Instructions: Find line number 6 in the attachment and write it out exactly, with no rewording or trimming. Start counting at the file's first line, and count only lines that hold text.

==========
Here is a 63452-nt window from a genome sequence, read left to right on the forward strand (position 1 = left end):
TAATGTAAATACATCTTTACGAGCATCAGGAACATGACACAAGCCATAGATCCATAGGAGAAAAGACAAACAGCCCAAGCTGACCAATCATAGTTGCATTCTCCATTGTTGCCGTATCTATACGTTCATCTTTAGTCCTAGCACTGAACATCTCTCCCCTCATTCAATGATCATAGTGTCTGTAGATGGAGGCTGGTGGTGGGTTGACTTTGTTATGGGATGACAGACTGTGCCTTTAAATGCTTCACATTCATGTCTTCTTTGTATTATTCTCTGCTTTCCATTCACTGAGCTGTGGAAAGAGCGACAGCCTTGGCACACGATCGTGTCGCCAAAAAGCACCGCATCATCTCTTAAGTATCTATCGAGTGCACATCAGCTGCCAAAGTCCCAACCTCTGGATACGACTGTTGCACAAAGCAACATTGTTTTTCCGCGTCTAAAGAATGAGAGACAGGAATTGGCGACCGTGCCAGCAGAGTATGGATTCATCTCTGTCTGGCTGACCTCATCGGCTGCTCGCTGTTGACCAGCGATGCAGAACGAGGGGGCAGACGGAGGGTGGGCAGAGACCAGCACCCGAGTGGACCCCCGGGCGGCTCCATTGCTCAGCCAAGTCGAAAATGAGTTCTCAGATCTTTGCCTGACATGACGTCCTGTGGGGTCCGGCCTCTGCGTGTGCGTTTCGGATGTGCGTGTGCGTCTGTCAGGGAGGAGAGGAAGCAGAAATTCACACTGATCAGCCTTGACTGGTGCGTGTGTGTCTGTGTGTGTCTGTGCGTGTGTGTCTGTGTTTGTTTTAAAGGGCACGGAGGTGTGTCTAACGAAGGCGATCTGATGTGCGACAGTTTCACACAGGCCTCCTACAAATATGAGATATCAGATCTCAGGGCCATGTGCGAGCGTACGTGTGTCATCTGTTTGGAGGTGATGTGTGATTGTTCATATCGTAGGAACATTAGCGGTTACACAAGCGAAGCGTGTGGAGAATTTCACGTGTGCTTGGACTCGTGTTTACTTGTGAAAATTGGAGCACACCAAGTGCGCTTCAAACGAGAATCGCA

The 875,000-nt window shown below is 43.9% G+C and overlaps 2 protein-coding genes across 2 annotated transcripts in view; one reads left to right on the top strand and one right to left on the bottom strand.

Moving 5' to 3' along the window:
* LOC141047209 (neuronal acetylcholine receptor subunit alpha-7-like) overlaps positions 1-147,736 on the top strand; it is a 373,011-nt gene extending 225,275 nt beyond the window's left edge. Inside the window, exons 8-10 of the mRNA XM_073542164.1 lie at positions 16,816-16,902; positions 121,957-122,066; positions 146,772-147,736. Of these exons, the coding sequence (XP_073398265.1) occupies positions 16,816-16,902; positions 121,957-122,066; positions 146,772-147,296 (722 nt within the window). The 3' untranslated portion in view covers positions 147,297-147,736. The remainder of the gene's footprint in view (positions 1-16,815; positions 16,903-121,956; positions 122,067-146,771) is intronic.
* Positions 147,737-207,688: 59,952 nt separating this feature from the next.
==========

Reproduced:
* Positions 147,737-207,688: 59,952 nt separating this feature from the next.